The NCC and Egyptian Church Burnings
The National Council of Churches (NCC), known for its superior-sounding rhetoric masquerading as balance and universalism, has issued a statement about the recent violence in Egypt, and particularly the concerted attacks on 64 Coptic churches in that country. The NCC has extended its "hopes and prayers for a return to a legitimate political process that will result in the guarantee of the rights and responsibilities of all of Egypt's citizens." Churches are being destroyed systematically and in greater numbers than at any time in more than 600 years, and this Council of Churches is concerned just as much about Egyptian "rights and responsibilities" as about that destruction.
Does this show how compassionate the NCC really is? Or does it really show how hollow that organization is and how far it has strayed from its mission to uphold Protestant churches and the exalted name of Jesus Christ? In the previously noted quote from their statement about church burnings, they use the term "legitimate political process." When has Egypt ever had a legitimate political process? Was there legitimate process under Farouk? Did they have it under Nasser? Under Sadat? Or under Mubarak? Was Mubarak deposed by a legitimate political process? These kinds of empty phrases suggest ignorance, not prescience.
The recent election of Morsi demonstrates how far the Egyptians are from understanding what "democratic process" is. One recalls Joseph Stalin's boast that he was "elected" on numerous occasions by 99% of the people! Where corruption and violence are the rule, not the exception to the rule, then what sense does it make to talk of "legitimate political process?" The entire history of Egypt points to a tyrannous mindset where a "strongman" in charge is the only thing the people understand, though they may grumble about him. Our Western tradition of "rights and responsibilities" is usually dated back to the Magna Carta in the 13th century. Later we have the Habeus Corpus Act and the English Declaration of Rights. There were so many milestones of rights laws in English history. What comparable tradition exists among the rage-filled peoples of the Middle East?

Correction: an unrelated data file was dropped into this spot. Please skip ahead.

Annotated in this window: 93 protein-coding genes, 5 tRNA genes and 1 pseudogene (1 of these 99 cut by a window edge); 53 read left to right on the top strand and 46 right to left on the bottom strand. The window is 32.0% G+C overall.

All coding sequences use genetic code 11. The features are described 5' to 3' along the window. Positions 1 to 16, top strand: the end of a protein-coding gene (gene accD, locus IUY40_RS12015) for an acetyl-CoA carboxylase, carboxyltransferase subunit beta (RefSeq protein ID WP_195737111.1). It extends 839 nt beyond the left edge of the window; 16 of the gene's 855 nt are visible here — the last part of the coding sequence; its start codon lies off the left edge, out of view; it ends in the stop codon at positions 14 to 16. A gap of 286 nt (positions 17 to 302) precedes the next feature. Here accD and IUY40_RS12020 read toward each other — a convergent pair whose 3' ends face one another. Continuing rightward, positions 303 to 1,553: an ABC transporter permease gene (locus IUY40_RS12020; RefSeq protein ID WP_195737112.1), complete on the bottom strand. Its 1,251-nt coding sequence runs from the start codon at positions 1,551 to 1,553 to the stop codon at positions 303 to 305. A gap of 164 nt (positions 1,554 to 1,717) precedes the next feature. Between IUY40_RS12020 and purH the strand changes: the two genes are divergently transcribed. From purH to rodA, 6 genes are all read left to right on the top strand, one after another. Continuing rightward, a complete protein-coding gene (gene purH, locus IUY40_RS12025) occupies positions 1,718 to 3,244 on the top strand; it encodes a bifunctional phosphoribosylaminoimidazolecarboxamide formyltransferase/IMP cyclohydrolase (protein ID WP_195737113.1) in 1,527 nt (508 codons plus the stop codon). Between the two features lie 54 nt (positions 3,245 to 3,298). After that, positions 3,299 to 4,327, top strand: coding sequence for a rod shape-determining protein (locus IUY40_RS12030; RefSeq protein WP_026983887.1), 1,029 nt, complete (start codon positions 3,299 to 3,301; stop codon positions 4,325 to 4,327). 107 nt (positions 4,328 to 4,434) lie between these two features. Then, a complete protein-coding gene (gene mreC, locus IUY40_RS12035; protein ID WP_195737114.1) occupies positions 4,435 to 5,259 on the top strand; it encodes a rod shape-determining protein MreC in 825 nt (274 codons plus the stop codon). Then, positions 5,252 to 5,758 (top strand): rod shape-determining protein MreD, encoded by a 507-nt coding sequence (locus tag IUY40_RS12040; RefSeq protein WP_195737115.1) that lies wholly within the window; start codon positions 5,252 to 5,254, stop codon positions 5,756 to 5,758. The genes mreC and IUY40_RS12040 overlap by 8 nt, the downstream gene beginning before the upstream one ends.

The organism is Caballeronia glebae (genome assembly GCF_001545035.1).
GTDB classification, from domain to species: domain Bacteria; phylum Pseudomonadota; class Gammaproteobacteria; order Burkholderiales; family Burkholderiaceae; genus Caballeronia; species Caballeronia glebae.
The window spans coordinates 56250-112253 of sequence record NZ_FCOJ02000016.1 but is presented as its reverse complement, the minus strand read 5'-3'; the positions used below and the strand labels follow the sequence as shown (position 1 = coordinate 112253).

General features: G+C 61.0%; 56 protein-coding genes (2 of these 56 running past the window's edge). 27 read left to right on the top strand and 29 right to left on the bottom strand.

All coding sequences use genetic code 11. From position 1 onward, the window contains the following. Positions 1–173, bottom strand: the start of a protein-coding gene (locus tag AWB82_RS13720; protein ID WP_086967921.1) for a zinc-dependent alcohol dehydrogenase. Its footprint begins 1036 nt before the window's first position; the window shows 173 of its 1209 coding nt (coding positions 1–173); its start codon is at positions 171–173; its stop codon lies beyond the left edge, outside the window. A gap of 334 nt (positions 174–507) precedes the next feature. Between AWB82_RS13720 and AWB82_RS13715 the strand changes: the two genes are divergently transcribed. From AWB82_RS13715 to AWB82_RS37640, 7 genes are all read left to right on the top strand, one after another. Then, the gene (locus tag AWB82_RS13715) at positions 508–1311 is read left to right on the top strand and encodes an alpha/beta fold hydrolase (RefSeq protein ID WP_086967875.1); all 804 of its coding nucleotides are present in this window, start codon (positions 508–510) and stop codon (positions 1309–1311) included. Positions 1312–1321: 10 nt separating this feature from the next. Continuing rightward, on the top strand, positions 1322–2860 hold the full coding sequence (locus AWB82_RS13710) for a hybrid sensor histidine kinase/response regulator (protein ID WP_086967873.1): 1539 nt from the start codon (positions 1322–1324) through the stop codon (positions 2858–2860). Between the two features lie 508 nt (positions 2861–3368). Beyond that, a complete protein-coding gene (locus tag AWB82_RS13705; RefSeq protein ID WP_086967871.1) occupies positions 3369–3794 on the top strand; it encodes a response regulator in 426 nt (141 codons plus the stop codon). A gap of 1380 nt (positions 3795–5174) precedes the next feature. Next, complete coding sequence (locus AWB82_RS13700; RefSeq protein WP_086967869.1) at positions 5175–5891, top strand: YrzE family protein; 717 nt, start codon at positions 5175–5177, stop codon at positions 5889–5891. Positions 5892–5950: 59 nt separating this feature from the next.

However, the NCC statement against Egyptian violence never oncementions the Muslim Brotherhood or the former Morsi government as being instigators of violence, nor of their violent Islamist philosophy of genocide for the Jews, and dhimmitude, death, and/or expulsion from Egypt of the Christians. There seems to be no awareness in their statement that they are dealing with at least two sets of bad actors in Egypt, and that the middle name of both these groups is "violence." The only action of many possible actions that could be taken by the U.S. (including condemnation of the destruction and systematic attack on Christians, which condemnation has yet to be made) is that we scrutinize the giving of aid to Egypt.